We live in a diverse world with unique cultures and traditions. Many of these you may not even be that familiar with. In this short article, we will explore a few different cultures and go over their traditions for the festive season. This could help inform your decision to travel to somewhere different this Christmas. Let’s take a look.
Brazilian And Portuguese Culture
Brazil and Portugal have similar cultural roots. This is mainly due to Portuguese colonisation, but modern Brazilian also has African and Indian roots, too. The Portuguese culture is by far the most dominant influence, however. The Brazilians acquired their language, their religion, and many traditional customs. This has also led to them having shared Christmas traditions. This relates to both the food they eat, as well as what days are important. In both Brazil and Portugal, Christmas Eve is a significant occasion.
Brazilian and Portuguese families come together on Christmas Eve to eat dinner, sometimes as late as 10 pm. The festive food Brazilians eat at this time varies due to Brazil being a mix of many different cultures, but they will mainly have what the Portuguese have
Let’s look at the food. You have the Portuguese salted cod, bacalhau. While this fish isn’t native to Portuguese or Brazilian waters, instead hailing from Icelandic waters, it is the national dish. You also have the fried bread dish known as rabanadas. Some in São Paulo may have Italian panettone for dessert, while further south, German-style strudel filled with marzipan and fruits tend to be Brazilians’ go-to sweet dish. There is a lot of mixing and matching here.
After the Christmas meal has been finished, and since Brazil is a mostly Catholic country, people attend Midnight Mass, also called Missa Do Galo. This is a chance to meet up with acquaintances and extended family to wish them well for the holiday season. Firework displays often follow the service in towns or city squares. Going to either Brazil or Portugal could be a great idea this Christmas.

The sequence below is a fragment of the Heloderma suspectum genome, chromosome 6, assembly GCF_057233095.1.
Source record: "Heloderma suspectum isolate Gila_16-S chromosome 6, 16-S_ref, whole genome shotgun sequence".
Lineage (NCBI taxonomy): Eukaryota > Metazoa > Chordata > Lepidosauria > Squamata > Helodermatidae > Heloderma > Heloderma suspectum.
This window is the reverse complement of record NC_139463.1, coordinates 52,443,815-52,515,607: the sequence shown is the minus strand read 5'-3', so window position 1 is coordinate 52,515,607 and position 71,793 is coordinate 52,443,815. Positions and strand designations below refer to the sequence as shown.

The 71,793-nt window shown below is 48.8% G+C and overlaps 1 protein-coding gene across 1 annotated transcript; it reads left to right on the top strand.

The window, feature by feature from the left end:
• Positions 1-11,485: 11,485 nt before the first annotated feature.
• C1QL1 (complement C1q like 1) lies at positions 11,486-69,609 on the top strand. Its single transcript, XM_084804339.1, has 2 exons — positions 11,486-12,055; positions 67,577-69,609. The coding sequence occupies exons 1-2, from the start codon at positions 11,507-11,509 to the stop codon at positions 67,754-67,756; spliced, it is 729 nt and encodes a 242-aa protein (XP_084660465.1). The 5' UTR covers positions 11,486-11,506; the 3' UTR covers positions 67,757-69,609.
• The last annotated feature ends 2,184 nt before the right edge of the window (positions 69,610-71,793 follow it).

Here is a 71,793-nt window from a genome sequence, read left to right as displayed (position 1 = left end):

Christmas wasn’t always big in Japanese culture. Now, it is a purely secular celebration. Lights twinkle, and decorations beam from seasonal markets, but the feel is distinctly Japanese. New Year’s Day is considered one of the country’s most important holidays, with extended family coming on over.
What is the food that is eaten on Christmas day? KFC. That’s right. Kurisumasa ni wa kentakkii refers to the KFC marketing campaign in Japan in 1974. This marketing campaign was successful and has now led to KFC being the dinner choice for Christmas day and Christmas eve. The demand can be so high that locals order their food more than a month in advance.
The Māori culture originates from New Zealand. New Zealand mixes Māori culture with a more traditional Christian Christmas. A Māori Christmas is unique in that it usually involves hangi — a roast dinner cooked in a pit underground, made up of meats and seafood. Very different from traditional Christmases in the west. Hangi is ideal for large gatherings of family and friends around the holidays, as it allows large quantities of food to be prepared at once. This offers a unique tradition at Christmas time and could provide a favourable climate for you to enjoy in wintertime.